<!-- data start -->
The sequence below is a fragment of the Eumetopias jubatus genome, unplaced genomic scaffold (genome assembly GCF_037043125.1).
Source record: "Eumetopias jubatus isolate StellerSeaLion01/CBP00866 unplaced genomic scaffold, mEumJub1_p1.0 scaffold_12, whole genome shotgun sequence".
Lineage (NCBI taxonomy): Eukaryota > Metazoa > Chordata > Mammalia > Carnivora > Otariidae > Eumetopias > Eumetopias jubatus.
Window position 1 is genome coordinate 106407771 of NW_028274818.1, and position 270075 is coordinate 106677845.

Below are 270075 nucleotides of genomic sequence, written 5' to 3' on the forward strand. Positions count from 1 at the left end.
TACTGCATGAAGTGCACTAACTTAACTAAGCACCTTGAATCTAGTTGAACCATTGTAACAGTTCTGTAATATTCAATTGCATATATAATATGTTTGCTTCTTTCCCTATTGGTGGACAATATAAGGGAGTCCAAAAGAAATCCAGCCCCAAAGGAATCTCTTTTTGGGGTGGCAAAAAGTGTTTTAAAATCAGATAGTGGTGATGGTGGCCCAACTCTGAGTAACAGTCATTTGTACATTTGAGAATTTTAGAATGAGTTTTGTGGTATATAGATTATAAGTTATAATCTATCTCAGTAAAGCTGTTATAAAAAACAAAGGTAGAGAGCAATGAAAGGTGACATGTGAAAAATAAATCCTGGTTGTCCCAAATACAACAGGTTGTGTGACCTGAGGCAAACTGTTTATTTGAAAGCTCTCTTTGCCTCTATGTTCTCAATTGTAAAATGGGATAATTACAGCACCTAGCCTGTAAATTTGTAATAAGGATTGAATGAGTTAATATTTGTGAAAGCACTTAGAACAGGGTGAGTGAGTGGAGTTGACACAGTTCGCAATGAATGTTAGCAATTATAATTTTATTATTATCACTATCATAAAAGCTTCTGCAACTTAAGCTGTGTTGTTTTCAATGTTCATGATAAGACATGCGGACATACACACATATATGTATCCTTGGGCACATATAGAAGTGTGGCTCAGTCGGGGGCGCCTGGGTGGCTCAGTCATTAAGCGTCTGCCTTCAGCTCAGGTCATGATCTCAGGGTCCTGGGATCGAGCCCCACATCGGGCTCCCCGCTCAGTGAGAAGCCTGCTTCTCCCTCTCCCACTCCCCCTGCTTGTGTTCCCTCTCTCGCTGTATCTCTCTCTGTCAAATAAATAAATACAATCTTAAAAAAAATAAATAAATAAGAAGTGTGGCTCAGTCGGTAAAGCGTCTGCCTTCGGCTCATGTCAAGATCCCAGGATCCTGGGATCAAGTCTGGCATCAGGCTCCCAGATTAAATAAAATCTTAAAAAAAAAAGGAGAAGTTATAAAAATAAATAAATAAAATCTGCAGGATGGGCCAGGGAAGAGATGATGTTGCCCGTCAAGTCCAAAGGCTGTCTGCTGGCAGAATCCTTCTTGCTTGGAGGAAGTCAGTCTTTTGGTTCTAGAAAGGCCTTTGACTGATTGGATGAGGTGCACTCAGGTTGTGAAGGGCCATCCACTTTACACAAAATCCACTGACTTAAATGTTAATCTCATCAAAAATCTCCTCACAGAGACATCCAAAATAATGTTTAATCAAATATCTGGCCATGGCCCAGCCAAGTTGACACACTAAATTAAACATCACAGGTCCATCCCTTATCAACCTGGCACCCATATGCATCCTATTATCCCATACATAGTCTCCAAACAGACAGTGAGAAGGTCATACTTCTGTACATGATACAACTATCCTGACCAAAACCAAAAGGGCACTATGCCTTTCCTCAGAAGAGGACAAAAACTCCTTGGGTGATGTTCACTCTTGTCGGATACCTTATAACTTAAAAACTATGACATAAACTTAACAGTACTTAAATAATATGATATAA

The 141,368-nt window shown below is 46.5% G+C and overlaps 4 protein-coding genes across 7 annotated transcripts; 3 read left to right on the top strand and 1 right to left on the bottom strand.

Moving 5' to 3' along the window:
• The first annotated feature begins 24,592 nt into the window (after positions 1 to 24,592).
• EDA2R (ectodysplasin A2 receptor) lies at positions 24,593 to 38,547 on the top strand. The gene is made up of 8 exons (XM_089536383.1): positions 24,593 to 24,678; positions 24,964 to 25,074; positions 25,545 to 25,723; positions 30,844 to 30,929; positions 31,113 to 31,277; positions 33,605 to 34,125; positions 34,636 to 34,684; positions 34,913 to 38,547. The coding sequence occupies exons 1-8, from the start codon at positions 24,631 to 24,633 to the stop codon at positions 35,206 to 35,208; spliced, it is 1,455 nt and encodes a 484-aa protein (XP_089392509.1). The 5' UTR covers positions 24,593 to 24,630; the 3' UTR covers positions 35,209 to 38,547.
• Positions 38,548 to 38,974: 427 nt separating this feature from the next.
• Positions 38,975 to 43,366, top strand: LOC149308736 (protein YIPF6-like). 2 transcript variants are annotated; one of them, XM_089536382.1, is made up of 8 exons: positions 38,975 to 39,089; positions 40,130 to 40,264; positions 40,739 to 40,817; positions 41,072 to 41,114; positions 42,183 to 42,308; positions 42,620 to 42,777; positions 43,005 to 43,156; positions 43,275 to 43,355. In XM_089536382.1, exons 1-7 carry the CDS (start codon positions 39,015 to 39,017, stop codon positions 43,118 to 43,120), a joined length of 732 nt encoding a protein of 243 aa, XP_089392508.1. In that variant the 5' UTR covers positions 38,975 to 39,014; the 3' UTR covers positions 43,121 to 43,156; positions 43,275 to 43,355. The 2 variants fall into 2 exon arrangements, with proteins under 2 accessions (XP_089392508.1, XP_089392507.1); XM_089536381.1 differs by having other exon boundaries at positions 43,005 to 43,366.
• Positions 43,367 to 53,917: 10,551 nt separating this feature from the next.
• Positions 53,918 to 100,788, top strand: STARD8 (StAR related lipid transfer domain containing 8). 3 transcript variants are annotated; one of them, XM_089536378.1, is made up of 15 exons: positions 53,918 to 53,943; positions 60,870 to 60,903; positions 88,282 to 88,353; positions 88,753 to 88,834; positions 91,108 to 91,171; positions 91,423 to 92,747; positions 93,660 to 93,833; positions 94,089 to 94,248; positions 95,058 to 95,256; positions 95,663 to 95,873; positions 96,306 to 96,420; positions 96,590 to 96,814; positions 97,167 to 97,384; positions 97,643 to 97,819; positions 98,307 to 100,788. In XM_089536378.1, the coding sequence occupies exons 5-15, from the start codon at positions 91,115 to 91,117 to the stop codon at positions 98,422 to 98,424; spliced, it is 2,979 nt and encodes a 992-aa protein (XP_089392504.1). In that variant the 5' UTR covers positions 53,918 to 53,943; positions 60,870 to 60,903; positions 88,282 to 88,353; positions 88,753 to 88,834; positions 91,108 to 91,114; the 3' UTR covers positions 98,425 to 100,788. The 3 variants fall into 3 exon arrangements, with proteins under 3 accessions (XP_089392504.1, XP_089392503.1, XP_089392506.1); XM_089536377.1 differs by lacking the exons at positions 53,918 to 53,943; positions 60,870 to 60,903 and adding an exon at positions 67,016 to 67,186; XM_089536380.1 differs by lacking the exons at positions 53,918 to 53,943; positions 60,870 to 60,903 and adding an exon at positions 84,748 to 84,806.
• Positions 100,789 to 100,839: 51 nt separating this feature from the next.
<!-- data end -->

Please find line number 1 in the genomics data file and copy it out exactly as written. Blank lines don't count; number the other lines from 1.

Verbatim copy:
The sequence below is a fragment of the Eumetopias jubatus genome, unplaced genomic scaffold (genome assembly GCF_037043125.1).